# Why are short distances synonymous with high energies?

Context: I'm thinking about QFT here and why introducing a momentum cutoff means ignoring short distances.

This has been asked before (Why are high energies equivalent to short distances?) but I didn't find any of the answers satisfying. I understand that taking units of $\hbar = c = 1$ gives energy units equal to inverse space units, but that doesn't give me any $physical$ intuition for why short distances is the same as high energy. Another answer given on that thread (the accepted answer, in fact) was about how high energy corresponds to short $wavelengths$, which is true for the massive and massless particles, but I still feel like that is missing a real link to the physical intuition:'stuff' still happens at 'long' wavelengths, and I can't see why distance and energy should be considered the same in this context.

Can somebody help me find the physical intuition here?

## 2 Answers

Think of a one dimensional continuous medium whose behavior we would like to approximate by a collection of linear coupled oscillators. Clearly, the more oscillators we have the better our approximation and the more minute details we can capture. In particular the range of frequencies we can talk about will be very large. But having more oscillators means the distances between each oscillator is really small. So if I decide to reduce the number of oscillators I am reducing the range of frequencies I can consider.

Picking a momentum cut off therefore is another way of picking how many oscillators will be in your approximation and therefore the distance between each oscillator i.e the lattice spacing.

the simplest explanation I have come across is as follows: to probe what's happening on extremely short distance scales requires the use of a wavelength of light that is smaller than that distance scale- otherwise, the scattering of that light will not give you any detailed information about what's going on down there. so for example, the accelerator tube for a benchtop electron microscope might be 3 feet long and the resulting beam energy (~ 1/wavelength) is sufficient to resolve ~10 nanometer-sized features- but to resolve the interior of a proton requires an accelerator tube ~10,000 feet long to get the energy high enough so as to obtain a wavelength short enough.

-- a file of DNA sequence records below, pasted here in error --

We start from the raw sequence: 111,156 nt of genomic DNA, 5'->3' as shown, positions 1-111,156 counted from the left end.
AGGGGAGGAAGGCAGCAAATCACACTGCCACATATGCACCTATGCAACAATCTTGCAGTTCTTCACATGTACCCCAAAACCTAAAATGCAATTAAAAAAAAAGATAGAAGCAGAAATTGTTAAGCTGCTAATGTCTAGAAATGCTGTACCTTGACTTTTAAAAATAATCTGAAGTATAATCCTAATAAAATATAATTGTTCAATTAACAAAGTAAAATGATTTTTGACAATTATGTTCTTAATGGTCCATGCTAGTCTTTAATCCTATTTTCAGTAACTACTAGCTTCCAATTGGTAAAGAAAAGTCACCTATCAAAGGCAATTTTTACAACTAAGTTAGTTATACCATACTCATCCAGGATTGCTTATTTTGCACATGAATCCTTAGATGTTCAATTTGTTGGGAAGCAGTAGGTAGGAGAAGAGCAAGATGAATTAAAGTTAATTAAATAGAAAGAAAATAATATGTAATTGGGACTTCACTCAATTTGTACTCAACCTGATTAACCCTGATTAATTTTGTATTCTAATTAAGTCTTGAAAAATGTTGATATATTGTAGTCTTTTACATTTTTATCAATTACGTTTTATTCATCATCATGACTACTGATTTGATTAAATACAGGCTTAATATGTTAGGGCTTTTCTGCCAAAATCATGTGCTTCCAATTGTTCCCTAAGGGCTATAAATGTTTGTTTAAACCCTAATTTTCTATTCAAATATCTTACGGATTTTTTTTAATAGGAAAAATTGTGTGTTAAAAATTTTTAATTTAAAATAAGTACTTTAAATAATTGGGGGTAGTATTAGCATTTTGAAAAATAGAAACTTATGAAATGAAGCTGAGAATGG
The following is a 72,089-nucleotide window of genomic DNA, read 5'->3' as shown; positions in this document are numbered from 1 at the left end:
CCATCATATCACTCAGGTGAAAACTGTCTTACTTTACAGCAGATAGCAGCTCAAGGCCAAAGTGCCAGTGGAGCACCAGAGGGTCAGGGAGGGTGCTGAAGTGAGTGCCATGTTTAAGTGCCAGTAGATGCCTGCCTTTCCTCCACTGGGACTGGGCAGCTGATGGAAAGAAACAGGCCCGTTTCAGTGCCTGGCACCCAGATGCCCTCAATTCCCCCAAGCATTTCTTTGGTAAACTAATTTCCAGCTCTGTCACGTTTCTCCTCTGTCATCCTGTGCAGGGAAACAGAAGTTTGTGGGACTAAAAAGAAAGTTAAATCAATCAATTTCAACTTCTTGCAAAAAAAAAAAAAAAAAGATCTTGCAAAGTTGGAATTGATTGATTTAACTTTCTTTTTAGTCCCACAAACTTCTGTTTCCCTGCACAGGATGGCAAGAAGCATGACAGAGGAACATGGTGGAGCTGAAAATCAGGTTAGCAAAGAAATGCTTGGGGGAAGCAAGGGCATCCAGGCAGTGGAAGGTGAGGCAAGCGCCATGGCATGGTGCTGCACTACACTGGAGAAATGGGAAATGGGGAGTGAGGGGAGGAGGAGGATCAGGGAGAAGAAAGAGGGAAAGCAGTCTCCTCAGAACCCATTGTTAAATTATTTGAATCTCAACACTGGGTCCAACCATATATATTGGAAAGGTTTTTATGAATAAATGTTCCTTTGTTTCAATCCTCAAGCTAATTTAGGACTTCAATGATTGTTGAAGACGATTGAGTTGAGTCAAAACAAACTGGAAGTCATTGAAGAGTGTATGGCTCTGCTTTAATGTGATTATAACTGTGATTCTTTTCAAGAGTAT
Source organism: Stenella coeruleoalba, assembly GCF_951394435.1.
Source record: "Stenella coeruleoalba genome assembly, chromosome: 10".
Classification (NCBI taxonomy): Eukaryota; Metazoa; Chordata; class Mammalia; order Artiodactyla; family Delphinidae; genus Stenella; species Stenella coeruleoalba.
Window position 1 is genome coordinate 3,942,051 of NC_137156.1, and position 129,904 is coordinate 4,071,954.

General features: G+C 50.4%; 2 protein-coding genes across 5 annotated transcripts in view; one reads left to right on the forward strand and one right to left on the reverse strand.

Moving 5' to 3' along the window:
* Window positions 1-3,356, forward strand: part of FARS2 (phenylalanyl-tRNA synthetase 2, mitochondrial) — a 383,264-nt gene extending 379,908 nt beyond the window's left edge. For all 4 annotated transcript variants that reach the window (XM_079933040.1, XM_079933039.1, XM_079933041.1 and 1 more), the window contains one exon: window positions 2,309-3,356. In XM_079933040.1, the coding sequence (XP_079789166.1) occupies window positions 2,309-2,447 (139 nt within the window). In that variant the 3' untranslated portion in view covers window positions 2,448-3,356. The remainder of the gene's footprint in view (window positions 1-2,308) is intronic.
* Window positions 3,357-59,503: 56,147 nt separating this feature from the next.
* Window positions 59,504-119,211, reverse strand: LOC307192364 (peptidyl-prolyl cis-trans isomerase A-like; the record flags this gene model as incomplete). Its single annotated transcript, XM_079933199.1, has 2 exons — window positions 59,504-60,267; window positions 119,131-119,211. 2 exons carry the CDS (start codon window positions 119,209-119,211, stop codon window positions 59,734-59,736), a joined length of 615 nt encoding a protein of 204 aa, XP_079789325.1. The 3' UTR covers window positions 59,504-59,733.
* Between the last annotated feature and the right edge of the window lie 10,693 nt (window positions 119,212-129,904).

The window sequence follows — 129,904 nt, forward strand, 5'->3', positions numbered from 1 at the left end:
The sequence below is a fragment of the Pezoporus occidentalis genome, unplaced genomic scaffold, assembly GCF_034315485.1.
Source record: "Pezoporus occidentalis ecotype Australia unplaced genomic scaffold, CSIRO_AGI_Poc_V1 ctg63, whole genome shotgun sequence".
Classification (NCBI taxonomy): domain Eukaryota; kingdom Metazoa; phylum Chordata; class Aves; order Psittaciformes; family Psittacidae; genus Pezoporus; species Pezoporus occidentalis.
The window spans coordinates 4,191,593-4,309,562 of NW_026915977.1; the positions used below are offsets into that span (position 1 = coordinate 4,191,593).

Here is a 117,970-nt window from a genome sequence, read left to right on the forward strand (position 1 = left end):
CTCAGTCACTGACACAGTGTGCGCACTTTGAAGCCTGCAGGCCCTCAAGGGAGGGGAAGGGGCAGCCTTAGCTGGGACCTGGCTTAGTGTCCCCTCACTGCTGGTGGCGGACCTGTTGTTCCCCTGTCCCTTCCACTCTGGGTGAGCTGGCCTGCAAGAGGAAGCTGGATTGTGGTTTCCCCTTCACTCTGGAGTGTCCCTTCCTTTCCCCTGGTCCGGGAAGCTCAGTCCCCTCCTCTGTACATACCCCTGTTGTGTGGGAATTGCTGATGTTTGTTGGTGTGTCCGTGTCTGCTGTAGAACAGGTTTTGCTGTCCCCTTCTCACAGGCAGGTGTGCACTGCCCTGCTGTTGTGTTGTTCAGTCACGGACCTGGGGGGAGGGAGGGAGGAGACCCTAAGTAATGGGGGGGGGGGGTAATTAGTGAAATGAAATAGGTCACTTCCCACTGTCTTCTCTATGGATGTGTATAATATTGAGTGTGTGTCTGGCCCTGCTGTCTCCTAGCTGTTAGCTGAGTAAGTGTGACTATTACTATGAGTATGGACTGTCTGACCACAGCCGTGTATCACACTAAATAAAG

• Thanks for your response. This idea is fairly good, but bothers me a bit because I used to do scanning probe experiments, and we could see on the Angstrom scale with very low energies. Also, this kind of explanation bothers me because we aren't necessarily trying to "see" anything in the sense of having photons (or electrons) bounce off things into some detector. Like in some Feynman diagram calculation, if I'm trying to imagine what the Feynman diagram represents, there's nothing in there to say that short distances mean high energy, and I'm not trying to image the process. Commented Dec 11, 2017 at 2:47
• an electron can be thought of as having a de broglie wavelength inversely proportional to its energy. increase its energy and you shorten its wavelength. if you ramp up the incident energy of an electron aimed at a proton, at low energies it scatters off the proton as if it were a little sphere but as you increase the beam energy it begins to resolve the interior structure of the proton i.e., you start scattering off the quarks inside... see the book "hunting the quark" by riordan for the full explanation. Commented Dec 11, 2017 at 5:13